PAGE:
Animals have been used in medical research from as far back as 129-199 A.D. when Galen, a Greek medical scientist, used a pig for his experiments. In the sixteenth and seventeenth centuries, anatomical dissections were carried out on animals; Galvani used frogs in 1791 for his experiments and the Russian physiologist, Pavlov, carried out his famous dog experiments in the early 1900s. Since this time, large numbers of animals have been used in biomedical and other research. In 1963 the first edition of "The Guide for the Care and Use of Laboratory Animals" was published, and the United States Public Health Service began to require all recipients of grants in which animals were used to adhere to these guidelines. There is now worldwide interest in welfare issues, and the ethics of using animals for research has been raised in many countries.
The study of ethics is the treating of moral questions and is concerned with right and wrong. There will always be differing opinions on the ethics of animal use which may raise dilemmas for workers. In a practical sense this has often been dealt with by drafting codes for the care and use of experimental animals. Adherence to a code, however, does not exclude the experimenter from actively considering ethical and welfare issues.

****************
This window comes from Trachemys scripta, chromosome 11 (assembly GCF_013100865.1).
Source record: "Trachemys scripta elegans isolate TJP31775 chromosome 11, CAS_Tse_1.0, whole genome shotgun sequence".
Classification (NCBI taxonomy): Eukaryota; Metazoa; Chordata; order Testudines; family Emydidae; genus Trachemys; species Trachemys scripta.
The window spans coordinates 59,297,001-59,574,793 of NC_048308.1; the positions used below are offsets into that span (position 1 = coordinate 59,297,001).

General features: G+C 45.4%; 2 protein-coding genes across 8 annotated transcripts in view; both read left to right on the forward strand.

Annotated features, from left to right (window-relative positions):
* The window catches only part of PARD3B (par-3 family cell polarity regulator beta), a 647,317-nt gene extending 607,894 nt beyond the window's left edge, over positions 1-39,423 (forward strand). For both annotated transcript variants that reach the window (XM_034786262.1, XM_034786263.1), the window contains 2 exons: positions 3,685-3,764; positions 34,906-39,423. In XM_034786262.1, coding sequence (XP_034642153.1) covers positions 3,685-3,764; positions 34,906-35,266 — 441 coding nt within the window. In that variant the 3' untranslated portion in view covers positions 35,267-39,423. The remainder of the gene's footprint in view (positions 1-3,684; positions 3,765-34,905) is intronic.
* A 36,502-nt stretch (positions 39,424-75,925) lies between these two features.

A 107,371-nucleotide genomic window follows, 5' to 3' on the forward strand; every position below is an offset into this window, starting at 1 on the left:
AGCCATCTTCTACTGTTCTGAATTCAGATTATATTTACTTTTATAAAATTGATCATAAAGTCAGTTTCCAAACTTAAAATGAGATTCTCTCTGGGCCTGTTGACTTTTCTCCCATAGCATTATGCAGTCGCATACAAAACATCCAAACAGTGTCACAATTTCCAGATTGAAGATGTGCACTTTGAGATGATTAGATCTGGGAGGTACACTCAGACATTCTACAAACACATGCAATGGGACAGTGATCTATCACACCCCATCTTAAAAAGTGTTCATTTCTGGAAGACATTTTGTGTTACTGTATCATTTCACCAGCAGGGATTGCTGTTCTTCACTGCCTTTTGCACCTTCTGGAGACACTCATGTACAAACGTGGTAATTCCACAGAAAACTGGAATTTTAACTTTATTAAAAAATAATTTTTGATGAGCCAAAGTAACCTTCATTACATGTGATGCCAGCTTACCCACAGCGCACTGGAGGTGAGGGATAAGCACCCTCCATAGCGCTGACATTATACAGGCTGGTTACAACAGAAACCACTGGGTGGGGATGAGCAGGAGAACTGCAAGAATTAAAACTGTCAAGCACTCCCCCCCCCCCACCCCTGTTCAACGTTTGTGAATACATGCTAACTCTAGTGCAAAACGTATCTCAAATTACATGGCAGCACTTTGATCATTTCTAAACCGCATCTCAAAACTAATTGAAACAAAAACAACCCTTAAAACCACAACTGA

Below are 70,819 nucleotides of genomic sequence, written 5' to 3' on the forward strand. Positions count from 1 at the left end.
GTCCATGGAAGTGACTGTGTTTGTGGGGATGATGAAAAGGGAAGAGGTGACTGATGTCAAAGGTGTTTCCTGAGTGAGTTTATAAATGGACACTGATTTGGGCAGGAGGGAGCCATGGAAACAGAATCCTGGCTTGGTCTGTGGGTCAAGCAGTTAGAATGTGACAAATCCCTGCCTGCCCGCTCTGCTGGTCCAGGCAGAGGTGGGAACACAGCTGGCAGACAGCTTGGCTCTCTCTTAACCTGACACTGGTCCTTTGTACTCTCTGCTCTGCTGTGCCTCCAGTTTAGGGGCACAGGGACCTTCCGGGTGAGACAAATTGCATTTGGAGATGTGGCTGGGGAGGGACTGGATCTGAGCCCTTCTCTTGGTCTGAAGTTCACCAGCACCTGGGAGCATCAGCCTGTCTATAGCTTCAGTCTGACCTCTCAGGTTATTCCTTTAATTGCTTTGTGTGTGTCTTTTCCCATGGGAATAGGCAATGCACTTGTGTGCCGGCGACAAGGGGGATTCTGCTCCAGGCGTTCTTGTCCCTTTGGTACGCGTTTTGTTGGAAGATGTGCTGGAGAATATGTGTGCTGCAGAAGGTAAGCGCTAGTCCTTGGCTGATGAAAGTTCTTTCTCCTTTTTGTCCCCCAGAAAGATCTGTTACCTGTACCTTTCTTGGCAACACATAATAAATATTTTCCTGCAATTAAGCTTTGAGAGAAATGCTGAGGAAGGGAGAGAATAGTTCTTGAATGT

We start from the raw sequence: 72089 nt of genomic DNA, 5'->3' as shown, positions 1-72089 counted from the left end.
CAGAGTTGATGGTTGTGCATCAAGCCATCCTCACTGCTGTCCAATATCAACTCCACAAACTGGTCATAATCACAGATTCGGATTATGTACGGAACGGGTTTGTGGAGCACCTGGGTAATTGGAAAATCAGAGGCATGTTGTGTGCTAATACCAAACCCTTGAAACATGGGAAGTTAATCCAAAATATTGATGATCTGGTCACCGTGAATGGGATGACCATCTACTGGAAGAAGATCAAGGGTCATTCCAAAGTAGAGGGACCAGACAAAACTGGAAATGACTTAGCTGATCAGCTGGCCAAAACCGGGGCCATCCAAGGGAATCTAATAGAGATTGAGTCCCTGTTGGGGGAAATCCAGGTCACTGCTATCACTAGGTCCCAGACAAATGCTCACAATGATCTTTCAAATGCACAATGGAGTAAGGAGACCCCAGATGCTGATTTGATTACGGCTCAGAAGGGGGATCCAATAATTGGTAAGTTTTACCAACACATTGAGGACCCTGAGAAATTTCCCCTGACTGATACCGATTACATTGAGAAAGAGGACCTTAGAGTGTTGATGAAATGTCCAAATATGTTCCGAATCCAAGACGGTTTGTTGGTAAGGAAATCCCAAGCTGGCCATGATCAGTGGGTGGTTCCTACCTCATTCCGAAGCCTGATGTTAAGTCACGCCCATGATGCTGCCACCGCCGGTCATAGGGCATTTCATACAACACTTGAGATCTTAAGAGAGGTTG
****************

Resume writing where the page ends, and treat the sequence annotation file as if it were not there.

Three important issues in laboratory animal management are the ethics of using the animals for experimentation, the welfare of the animals being used, and the scientific validity of the selected species and number to be used.
Allan, D.J., & Blackshaw, J.K. (1986). Ethics, welfare, and laboratory animal management. In M.W. Fox & L.D. Mickley (Eds.), Advances in animal welfare science 1986/87 (pp. 1-8). Washington, DC: The Humane Society of the United States.